Tomorrow, the World Bank is set to vote on what has become the most controversial project in President Wolfensohn’s four-year tenure.

The vote will decide whether the Bank will underwrite the resettlement of 57,000 Han Chinese and Chinese Muslims into a traditionally Tibetan and Mongolian area on the Tibetan plateau. Chinese population influx has gradually turned Tibetans into a minority in urban areas in their homeland and is identified by the Dalai Lama and many experts as the greatest threat to the survival of the Tibetans as a distinct people and culture.

The International Campaign for Tibet and a large international coalition of environmental, human rights and cultural survival organizations are calling on the Bank to withdraw the project.

According to Bank sources, President Wolfensohn and the Bank’s Board of Directors, including U.S. Director Jan Piercy, are under tremendous pressure by China to approve the project on Tuesday. If the project does not proceed as planned, China has threatened to “re-evaluate its relationship with the Bank,” and even to pull out of the Bank altogether. China is the Bank’s largest borrower.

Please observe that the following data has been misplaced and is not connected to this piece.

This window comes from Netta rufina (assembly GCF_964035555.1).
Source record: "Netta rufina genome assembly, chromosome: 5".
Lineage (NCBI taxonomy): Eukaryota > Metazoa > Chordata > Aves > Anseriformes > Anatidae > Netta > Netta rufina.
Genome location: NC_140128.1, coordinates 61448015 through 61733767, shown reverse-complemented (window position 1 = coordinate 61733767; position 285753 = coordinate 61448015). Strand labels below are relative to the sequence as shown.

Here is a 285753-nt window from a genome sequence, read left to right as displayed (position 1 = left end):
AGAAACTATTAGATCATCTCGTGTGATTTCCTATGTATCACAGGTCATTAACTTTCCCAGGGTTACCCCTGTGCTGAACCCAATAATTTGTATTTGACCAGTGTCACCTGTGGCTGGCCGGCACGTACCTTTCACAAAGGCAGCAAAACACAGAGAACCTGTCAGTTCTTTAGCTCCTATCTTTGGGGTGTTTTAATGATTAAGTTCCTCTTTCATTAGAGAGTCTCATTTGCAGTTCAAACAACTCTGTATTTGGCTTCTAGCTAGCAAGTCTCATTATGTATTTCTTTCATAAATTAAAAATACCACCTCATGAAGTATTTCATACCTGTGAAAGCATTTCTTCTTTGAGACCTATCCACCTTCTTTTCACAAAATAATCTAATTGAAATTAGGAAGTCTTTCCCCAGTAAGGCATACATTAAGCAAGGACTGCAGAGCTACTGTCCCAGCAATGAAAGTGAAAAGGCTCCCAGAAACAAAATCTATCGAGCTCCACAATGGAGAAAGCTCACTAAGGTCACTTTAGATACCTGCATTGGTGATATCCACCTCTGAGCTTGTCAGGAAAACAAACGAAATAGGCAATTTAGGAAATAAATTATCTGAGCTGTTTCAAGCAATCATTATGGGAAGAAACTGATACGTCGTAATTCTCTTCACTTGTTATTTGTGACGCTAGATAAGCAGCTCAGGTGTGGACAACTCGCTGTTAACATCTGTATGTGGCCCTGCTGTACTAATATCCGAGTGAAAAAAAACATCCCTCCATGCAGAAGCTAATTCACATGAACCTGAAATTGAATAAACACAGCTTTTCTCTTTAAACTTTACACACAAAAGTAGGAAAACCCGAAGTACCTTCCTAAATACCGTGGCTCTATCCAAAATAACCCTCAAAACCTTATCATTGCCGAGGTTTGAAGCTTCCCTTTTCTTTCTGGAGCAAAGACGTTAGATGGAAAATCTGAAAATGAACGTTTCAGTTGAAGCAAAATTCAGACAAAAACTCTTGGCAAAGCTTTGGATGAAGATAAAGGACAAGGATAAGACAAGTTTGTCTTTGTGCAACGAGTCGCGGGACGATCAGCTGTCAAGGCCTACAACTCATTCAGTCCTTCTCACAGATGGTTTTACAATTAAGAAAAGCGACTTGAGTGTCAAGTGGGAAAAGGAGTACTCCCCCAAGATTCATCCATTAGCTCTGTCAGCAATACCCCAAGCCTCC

President Wolfensohn, the Bank’s Board and many senior Bank officials reportedly want to avoid the Tuesday vote in order to avert what would be an extremely damaging, drawn-out controversy. However, late Friday an effort by Executive Directors, 60 members of Congress and others to withdraw or postpone the vote seemed to have failed.

“Tibetan communities are in desperate need of assistance, but the project designed by Bank staff would be a disaster and would inflame ethnic tensions,” said John Ackerly, President of the International Campaign for Tibet, a non-profit monitoring and advocacy organization.

“It is like telling Kosovo Albanians that it is justifiable to move 60,000 Serbs into Kosovo if certain economic conditions are met,” Mr. Ackerly added.

On June 18 the International Campaign for Tibet filed a formal challenge to the project with the Inspection Panel of the World Bank, setting in motion a process which could lead to a in-depth investigation. The World Bank Inspection Panel is a quasi-independent body created by the Bank as a mechanism for holding the Bank accountable for violations of its policies and procedures.

In the design of this project, the Bank has blatantly violated policies on information disclosure, environmental assessment, indigenous peoples, resettlement and pest management. The project is also likely to become entangled with and bring significant economic benefit to local prison labor camps.

“Management has abdicated its responsibility to ensure compliance with World Bank policies and procedures and by rushing this flawed project for approval has provoked an institutional crisis,” said Dana Clark, a senior attorney and World Bank analyst at the Center for International Environmental Law.

The World Bank project would mark the first time that a major international lending agency has underwritten Chinese population influx, a dangerous precedent for the Tibetan people whose distinct culture and identity are threatened by the very process which the Bank now proposes to fund.